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Cleome viscosa

Botanical Name : Cleome viscosa
Family: Cleomaceae
Genus: Cleome
Species: C. viscosa
Kingdom: Plantae
Order: Brassicales

Synonyms: Polanisia viscosa

Common Name :Tickweed, Asian spiderflower

Habitat :Cleome viscosa is native to Pantropical. It grows on sandy and freely draining soils in open woodland scrub and on scree slopes in dry areas.

Descrkiption:
Asian spider flower is a usually tall annual herb, up to a meter high, more or less hairy with glandular and eglandular hairs.It is commonly found in rainy seasons. Leaves are digitately compound, with 3-5 leaflets. Leaflets are obovate, elliptic-oblong, very variable in size, often 2-4 cm long, 1.5-2.5 cm broad, middle one largest; petiole up to 5 cm long. Racemes elongated, up to 30 cm long, with corym¬bose flowers at the top and elongated mature fruits below, bracteate. Flowers 10-15 mm across, whitish or yellowish; pedicels 6-20 mm long; bracts foliaceous. Sepals oblong-lanceolate, 3-4 mm long, 1-2 mm wide, glandular-pubescent. Petals 8-15 mm long, 2-4 mm broad, oblong-obovate. Stamens 10-12 (rarely more, up to 20), not exceeding the petals; gynophore absent. Fruit 30-75 mm long, 3-5 mm broad, linear-oblong, erect, obliquely striated, tapering at both ends, glandular-pubescent, slender; style 2-5 mm long; seeds many, 1-1.4 mm in diam., glabrous with longitudinal striations and transverse ridges, dark brown.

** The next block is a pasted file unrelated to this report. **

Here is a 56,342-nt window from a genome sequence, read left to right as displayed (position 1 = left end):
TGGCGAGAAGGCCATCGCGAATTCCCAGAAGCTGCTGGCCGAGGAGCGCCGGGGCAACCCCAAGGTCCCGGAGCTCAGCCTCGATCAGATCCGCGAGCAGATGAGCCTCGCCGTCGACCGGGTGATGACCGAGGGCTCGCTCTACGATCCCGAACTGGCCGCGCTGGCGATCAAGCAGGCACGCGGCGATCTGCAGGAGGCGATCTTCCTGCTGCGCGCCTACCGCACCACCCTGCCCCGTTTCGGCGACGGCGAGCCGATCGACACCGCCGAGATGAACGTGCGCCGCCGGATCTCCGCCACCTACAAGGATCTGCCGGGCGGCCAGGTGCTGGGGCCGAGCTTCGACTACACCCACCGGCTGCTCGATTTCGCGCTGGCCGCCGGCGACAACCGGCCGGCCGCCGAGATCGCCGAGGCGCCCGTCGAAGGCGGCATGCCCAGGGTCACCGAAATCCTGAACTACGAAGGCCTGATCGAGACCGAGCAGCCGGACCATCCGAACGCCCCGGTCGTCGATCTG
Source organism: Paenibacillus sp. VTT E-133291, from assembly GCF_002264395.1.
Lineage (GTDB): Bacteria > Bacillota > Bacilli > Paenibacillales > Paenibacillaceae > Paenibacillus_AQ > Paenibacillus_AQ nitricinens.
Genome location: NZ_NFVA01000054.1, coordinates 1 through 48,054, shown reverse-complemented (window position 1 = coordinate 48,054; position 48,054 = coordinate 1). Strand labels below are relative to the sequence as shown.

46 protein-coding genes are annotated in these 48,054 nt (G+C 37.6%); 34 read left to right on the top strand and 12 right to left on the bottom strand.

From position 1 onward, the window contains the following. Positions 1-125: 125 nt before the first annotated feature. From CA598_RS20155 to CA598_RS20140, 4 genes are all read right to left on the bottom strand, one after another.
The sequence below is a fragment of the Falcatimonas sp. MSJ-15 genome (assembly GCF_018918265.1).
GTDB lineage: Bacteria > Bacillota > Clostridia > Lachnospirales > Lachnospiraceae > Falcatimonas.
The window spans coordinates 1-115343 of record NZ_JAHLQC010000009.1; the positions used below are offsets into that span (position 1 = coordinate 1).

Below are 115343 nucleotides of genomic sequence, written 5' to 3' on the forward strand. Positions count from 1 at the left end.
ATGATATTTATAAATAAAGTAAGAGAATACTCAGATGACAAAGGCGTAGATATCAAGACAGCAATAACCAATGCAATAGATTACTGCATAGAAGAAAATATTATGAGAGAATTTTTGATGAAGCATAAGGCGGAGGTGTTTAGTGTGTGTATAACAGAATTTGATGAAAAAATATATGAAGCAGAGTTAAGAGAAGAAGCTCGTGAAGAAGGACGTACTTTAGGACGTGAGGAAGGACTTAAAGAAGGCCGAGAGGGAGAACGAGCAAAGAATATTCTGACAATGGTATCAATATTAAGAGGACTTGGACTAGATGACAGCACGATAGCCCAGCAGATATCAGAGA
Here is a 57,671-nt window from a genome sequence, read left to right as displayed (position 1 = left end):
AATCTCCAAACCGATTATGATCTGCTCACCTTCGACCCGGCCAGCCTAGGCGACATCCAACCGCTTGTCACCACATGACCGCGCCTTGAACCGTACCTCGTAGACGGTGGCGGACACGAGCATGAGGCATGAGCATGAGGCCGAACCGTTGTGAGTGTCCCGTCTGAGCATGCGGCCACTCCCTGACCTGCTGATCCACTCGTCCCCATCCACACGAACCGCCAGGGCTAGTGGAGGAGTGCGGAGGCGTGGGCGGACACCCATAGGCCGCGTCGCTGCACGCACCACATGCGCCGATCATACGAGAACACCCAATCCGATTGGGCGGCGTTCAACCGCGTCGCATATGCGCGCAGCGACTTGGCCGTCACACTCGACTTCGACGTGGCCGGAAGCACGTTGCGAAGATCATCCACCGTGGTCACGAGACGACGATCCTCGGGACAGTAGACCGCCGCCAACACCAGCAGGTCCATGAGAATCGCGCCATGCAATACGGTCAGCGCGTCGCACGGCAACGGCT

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It is frost tender. The flowers are hermaphrodite (have both male and female organs)Suitable for: light (sandy) and medium (loamy) soils and prefers well-drained soil. Suitable pH: acid, neutral and basic (alkaline) soils. It cannot grow in the shade. It prefers dry or moist soil.
Cultivation:
Prefers a light fertile soil in a warm dry sunny position with plenty of room to spread. A frost tender plant, it can be grown as a summer annual in Britain.

Propagation:
Seed – surface sow or only lightly cover the seed in spring in a greenhouse. The seed usually germinates in 5 – 14 days at 25°c. When large enough to handle, prick the seedlings out into individual pots and plant them out in late spring. Day time temperatures below 20°c depress germination but a night time fall to 20° is necessary

Edible Uses:
Leaves and young shoots – cooked as a vegetable. A sharp mustard-like flavour. The pungent seed can be pickled or used as a mustard substitute in curries. The seedpods are made into pickles. The juice of the plant is used as a condiment. An oil obtained from the seeds is used for cooking.